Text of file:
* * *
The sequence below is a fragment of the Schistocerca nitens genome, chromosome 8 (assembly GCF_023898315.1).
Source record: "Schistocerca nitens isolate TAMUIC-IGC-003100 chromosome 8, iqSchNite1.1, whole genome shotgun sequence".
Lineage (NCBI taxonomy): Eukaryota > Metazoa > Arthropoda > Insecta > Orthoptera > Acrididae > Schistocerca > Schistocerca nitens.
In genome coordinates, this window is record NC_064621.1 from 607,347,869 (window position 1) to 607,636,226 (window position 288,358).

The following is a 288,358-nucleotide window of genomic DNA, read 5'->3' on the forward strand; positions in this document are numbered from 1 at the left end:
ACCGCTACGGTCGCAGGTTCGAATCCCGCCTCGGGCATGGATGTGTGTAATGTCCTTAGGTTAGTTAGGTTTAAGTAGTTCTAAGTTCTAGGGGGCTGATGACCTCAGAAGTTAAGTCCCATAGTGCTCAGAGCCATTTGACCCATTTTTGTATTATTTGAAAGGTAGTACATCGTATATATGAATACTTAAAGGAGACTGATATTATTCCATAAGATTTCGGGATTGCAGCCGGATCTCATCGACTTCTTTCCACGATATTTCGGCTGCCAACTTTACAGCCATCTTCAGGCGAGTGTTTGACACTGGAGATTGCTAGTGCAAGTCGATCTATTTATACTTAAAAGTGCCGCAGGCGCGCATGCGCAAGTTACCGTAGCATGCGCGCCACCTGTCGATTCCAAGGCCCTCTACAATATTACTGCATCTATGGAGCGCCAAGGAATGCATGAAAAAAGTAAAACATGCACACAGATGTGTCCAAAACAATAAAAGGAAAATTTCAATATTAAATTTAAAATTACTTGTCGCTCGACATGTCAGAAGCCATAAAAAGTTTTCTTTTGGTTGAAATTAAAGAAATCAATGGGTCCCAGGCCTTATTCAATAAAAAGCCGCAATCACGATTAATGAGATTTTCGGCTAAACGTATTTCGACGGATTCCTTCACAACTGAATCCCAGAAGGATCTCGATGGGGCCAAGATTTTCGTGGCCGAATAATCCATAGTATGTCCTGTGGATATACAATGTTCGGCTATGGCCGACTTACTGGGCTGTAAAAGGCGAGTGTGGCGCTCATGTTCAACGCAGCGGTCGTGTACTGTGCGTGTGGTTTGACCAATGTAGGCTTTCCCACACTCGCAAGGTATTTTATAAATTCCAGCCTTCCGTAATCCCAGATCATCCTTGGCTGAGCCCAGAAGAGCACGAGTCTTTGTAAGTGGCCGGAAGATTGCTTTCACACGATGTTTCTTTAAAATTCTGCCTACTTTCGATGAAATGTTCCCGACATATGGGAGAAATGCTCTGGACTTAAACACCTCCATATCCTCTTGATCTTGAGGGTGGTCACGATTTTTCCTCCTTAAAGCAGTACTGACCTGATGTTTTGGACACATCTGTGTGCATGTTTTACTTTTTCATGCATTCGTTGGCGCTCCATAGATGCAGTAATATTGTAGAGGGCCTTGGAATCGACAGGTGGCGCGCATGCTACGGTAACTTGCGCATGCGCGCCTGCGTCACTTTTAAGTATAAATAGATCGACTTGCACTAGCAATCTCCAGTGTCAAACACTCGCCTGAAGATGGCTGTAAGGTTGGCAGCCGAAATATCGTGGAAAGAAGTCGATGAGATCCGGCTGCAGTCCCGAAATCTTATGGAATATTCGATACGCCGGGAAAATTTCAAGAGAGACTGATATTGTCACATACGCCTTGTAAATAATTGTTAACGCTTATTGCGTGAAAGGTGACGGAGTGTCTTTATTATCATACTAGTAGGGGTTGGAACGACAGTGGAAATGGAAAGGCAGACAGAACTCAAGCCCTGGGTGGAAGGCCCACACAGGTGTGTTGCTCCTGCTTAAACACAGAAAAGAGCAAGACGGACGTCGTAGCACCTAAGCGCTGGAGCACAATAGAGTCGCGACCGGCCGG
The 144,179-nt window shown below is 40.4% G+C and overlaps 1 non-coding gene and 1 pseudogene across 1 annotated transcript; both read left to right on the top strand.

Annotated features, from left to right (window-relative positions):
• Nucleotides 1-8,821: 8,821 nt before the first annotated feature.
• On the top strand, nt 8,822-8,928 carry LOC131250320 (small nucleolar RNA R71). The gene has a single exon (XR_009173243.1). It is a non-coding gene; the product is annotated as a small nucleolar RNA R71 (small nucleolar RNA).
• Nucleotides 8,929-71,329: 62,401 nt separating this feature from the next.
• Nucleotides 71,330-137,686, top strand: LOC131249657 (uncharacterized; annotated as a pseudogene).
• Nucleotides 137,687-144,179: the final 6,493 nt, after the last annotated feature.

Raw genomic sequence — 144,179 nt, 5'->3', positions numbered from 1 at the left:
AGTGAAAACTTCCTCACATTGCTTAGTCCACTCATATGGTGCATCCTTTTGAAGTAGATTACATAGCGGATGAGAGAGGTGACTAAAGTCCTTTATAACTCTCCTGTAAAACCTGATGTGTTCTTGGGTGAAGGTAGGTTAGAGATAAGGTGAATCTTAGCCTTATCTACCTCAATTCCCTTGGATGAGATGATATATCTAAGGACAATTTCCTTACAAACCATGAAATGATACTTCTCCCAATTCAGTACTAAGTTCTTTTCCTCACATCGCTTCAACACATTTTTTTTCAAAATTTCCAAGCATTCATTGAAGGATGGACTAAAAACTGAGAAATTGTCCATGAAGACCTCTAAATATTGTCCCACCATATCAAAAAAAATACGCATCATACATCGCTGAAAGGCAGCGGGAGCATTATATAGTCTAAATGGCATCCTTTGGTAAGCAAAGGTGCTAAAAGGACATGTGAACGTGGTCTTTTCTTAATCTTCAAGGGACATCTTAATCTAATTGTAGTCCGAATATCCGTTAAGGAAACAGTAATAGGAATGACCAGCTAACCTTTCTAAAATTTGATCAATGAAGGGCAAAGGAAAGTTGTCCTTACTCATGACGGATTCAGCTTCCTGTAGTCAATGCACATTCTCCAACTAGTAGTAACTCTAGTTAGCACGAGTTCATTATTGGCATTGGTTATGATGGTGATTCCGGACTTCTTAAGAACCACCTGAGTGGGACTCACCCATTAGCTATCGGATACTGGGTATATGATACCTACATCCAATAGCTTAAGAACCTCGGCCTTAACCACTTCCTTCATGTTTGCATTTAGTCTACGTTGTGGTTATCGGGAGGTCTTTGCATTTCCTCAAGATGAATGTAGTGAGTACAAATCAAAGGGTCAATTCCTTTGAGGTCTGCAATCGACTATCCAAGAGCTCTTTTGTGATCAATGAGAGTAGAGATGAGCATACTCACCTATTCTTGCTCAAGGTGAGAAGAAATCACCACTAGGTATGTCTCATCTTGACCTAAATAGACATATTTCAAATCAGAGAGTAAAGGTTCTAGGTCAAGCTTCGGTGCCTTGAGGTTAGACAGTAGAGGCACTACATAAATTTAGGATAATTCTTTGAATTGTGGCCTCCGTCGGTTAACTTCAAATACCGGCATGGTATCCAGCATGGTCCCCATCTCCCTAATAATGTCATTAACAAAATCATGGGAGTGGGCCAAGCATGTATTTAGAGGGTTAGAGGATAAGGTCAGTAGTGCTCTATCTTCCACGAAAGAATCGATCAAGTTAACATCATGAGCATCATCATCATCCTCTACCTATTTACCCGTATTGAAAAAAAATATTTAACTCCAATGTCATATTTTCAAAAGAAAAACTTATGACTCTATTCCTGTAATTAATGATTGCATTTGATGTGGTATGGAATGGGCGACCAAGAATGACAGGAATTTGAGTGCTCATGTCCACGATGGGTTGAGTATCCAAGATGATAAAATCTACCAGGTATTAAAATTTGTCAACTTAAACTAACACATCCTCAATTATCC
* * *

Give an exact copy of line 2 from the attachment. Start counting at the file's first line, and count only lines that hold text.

Source record: "Schistocerca nitens isolate TAMUIC-IGC-003100 chromosome 8, iqSchNite1.1, whole genome shotgun sequence".